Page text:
Is Bitcoin at Risk of Conceptually Dying? – Trustnodes

Is Bitcoin at Risk of Conceptually Dying?


Bitcoin, announced to a small list in 2008 after the great banking crash, seemed to offer the millennial generation a solution to a millennials old problem – ensuring the fairness of money.

People flocked, coders, techies, thinkers, academics, ancaps, artists. The currency went up and up, reaching great new heights in 2013, nearly surpassing gold itself, something it did just a few months ago.

But the experiment is not just in code, it’s not just about banks or money. The whole thing is a complicated machine that includes some sort of core dna (code protocol) through which many smaller cells (nodes/miners) co-ordinate to allow functions (people to transact).

If evolution tells us anything is that sometimes this protocol needs to be changed, but change means losers and winners, so who decides and how? The bitcoin whitepaper, which some want to deface, says the hardware network share makes such decision, but it’s not hard to dispute this, just as a dictatorial government can dispute judicial rulings.

What happens then? Chaos, of course. Governance, therefore, on a conceptual level, is highly important. But how do we ensure good governance? If matters are indeed so fragile that some developers can simply discard objective rulings, how do we keep them accountable to the point where they would not consider discarding such objectivity?

The answer to that question is the real reason why bitcoin was invented. While some hail its decentralization as a means in itself, it in fact appears to have been only a way of achieving the actual goal.

The goal being, not some fringe subjective thoughts of some individuals at the barrel ends of society, but the implementation of the highest thinking that our mankind has so far achieved. That is, the insight of Friedrich August Hayek, who, after spending much of his life studying money, gave us this insight:

“The past instability of the market economy is the consequence of the exclusion of the most important regulator of the market mechanism, money, from itself being regulated by the market process…only competition in a free market can take account of all the circumstances which ought to be taken account of.”

For that to become a reality, an ancient privilege needs to be given once more to the people. That is the sovereign’s ancient prerogative over money. Hayek says in The Denationalization of Money:

“When one studies the history of money one cannot help wondering why people should have put up for so long with governments exercising an exclusive power over 2,000 years that was regularly used to exploit and defraud them. This can be explained only by the myth (that the government prerogative was necessary) becoming so firmly established that it did not occur even to the professional students of these matters (for a long time including the present writer!) ever to question it. But once the validity of the established doctrine is doubted its foundation is rapidly seen to be fragile.”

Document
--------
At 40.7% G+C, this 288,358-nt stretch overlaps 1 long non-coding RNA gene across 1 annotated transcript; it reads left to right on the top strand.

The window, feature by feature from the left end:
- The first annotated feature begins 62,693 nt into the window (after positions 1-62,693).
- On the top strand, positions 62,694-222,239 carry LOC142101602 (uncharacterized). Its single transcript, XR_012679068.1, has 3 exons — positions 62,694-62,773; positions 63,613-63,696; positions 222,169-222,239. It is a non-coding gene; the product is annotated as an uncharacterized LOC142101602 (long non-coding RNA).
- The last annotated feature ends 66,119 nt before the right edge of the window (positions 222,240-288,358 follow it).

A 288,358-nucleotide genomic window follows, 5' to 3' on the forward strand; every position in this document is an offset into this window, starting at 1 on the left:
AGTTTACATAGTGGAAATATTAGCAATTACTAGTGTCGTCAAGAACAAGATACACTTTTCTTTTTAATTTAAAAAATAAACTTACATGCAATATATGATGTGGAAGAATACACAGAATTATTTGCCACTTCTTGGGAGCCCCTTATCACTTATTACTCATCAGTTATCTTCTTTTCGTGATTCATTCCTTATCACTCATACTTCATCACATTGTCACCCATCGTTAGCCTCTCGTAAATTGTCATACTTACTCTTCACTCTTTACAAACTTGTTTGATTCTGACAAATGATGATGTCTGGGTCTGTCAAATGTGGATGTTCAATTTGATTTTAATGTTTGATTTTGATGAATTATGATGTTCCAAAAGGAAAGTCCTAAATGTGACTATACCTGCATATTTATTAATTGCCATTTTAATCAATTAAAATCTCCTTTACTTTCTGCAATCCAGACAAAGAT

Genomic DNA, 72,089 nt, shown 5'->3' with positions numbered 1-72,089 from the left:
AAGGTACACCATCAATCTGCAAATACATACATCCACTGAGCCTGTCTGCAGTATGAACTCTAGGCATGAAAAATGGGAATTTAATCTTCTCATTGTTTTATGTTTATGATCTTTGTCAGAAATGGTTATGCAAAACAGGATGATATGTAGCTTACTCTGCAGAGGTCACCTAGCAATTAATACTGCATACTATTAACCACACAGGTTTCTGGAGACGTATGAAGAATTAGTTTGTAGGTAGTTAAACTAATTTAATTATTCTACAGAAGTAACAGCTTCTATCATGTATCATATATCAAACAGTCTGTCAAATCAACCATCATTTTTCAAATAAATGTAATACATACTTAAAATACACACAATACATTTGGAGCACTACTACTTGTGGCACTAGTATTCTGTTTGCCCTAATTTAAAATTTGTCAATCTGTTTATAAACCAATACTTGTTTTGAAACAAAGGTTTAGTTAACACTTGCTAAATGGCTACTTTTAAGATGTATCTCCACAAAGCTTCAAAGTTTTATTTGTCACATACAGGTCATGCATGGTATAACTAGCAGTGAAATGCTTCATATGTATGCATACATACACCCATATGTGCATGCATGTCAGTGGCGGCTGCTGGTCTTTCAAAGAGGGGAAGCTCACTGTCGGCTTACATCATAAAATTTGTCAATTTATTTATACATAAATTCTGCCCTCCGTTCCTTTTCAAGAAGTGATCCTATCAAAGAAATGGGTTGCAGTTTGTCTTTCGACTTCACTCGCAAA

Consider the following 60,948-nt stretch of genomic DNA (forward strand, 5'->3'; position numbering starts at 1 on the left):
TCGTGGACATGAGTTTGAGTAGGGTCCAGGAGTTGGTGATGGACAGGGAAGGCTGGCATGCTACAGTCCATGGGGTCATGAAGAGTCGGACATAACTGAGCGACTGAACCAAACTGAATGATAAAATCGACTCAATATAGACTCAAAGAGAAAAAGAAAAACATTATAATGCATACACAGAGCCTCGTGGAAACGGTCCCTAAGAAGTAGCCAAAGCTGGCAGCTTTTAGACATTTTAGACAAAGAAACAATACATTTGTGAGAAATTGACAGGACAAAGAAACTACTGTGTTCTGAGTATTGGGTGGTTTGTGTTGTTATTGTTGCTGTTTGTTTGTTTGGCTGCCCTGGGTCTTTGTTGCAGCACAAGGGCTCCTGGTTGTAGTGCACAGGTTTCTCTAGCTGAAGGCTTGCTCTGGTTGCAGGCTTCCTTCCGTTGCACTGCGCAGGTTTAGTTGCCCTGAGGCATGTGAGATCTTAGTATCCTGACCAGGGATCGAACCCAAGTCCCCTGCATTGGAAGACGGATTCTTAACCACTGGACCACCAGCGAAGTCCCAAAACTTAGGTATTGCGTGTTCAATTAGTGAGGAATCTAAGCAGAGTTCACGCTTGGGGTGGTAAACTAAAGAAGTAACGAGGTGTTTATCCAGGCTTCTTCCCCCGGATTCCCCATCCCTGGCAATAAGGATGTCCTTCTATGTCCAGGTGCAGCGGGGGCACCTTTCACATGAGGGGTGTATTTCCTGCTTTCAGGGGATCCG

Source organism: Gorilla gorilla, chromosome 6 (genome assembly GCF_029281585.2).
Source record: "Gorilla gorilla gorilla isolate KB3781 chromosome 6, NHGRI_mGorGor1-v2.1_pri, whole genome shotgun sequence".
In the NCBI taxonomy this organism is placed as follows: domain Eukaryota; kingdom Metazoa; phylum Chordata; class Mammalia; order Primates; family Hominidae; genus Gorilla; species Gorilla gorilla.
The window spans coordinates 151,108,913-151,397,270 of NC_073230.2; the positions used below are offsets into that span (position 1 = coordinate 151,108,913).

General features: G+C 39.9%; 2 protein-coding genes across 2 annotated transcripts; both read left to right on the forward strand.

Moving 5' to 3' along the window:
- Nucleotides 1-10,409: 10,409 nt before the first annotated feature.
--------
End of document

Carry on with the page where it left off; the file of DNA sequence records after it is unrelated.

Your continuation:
The above statement engages in a scientific exercise that aims to discover what is, objectively, but it is easy to see why the end conclusion is not desirable to some entities. Here, intellectual minds can reasonably take two paths based on their overall inclinations.

The first path is pessimistic, a path Nakamoto took and set the tone for bitcoin even to today. That is, the nation or banks or external enemies will attack to try and crush this insight and force with an iron fist their millennial old prerogative.

The second path is more optimistic and requires a trust that those who currently hold power, are generally intelligent, generally reasonable, generally more aware of many complex matters, and generally familiar with history which has conclusively proven that what appears to be good and obvious as well as in the interest of most must necessarily prevail.

That is, instead of considering the status quo as enemies and engaging with them in a confrontational way, Hayek’s insight can be implemented incrementally in a persuasive manner that would lead to the agreement of its implementation by what we must assume are the more intelligent humans for otherwise they would not maintain the positions they currently do.

Reality has a way of imposing itself, regardless of anyone’s thoughts. Certain things simply are. The insight of Hayek cannot be resisted and is not being resisted. In fact, both the Republican party in USA and the Conservative party in the United Kingdom supports it. That’s as mainstream as it gets.

However, that does not mean bitcoin must be the one thing that replaces all money, something which fully contradicts Hayek’s insight. Bitcoin’s purpose appears to be solely the forcing of private money into the market and giving the sovereign no say whatever regardless of his pleasure.

Once that is forced, as it has been, the market mechanism must regulate bitcoin, just as it regulates all else. That means, the currency is not some emotional thing, but just one among many, where they all compete, and in such competition are refined/improved.

It is this market mechanism that keeps developers in check, whether in bitcoin, in ethereum, at the bank of England, or at the FED. It is by their constant knowledge that the market will leave for another currency or come to a currency, that all actors are forced to act objectively, thus in the end delivering the best money for all society.

As such, bitcoin is always at risk of being judged as inferior by the free market under which it has willingly subjected itself and which will mercilessly judge it.

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